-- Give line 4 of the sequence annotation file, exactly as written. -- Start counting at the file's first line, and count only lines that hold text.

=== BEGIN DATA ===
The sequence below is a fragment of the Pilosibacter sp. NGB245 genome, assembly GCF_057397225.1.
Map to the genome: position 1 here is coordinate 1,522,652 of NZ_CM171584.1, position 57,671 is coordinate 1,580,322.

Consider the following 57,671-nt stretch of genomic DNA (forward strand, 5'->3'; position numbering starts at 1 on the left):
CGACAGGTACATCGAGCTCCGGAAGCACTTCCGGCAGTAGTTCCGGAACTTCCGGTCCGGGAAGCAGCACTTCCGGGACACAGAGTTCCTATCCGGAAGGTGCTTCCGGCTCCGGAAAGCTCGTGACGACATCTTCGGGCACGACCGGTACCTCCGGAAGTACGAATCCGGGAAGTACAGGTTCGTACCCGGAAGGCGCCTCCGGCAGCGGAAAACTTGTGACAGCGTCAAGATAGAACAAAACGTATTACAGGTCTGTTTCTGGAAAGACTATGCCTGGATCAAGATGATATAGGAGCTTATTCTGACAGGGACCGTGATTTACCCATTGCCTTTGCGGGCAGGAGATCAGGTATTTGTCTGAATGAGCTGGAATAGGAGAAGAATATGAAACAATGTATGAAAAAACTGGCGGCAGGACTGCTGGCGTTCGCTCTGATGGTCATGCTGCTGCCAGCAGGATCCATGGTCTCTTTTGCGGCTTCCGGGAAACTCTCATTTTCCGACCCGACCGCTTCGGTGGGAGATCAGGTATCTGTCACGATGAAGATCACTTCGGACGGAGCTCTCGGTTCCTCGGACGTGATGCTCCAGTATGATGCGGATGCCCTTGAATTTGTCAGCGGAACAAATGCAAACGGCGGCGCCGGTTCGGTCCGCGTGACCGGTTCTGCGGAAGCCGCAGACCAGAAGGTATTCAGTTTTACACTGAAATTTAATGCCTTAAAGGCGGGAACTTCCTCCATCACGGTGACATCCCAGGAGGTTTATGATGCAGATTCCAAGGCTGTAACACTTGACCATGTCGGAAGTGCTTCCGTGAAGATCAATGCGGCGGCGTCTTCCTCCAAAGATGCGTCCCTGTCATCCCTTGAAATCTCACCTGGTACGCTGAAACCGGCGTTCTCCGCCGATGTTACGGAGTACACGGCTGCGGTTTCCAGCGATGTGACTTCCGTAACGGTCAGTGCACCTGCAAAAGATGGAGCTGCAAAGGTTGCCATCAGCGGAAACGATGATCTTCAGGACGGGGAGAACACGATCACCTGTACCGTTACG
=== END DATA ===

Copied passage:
CGACAGGTACATCGAGCTCCGGAAGCACTTCCGGCAGTAGTTCCGGAACTTCCGGTCCGGGAAGCAGCACTTCCGGGACACAGAGTTCCTATCCGGAAGGTGCTTCCGGCTCCGGAAAGCTCGTGACGACATCTTCGGGCACGACCGGTACCTCCGGAAGTACGAATCCGGGAAGTACAGGTTCGTACCCGGAAGGCGCCTCCGGCAGCGGAAAACTTGTGACAGCGTCAAGATAGAACAAAACGTATTACAGGTCTGTTTCTGGAAAGACTATGCCTGGATCAAGATGATATAGGAGCTTATTCTGACAGGGACCGTGATTTACCCATTGCCTTTGCGGGCAGGAGATCAGGTATTTGTCTGAATGAGCTGGAATAGGAGAAGAATATGAAACAATGTATGAAAAAACTGGCGGCAGGACTGCTGGCGTTCGCTCTGATGGTCATGCTGCTGCCAGCAGGATCCATGGTCTCTTTTGCGGCTTCCGGGAAACTCTCATTTTCCGACCCGACCGCTTCGGTGGGAGATCAGGTATCTGTCACGATGAAGATCACTTCGGACGGAGCTCTCGGTTCCTCGGACGTGATGCTCCAGTATGATGCGGATGCCCTTGAATTTGTCAGCGGAACAAATGCAAACGGCGGCGCCGGTTCGGTCCGCGTGACCGGTTCTGCGGAAGCCGCAGACCAGAAGGTATTCAGTTTTACACTGAAATTTAATGCCTTAAAGGCGGGAACTTCCTCCATCACGGTGACATCCCAGGAGGTTTATGATGCAGATTCCAAGGCTGTAACACTTGACCATGTCGGAAGTGCTTCCGTGAAGATCAATGCGGCGGCGTCTTCCTCCAAAGATGCGTCCCTGTCATCCCTTGAAATCTCACCTGGTACGCTGAAACCGGCGTTCTCCGCCGATGTTACGGAGTACACGGCTGCGGTTTCCAGCGATGTGACTTCCGTAACGGTCAGTGCACCTGCAAAAGATGGAGCTGCAAAGGTTGCCATCAGCGGAAACGATGATCTTCAGGACGGGGAGAACACGATCACCTGTACCGTTACG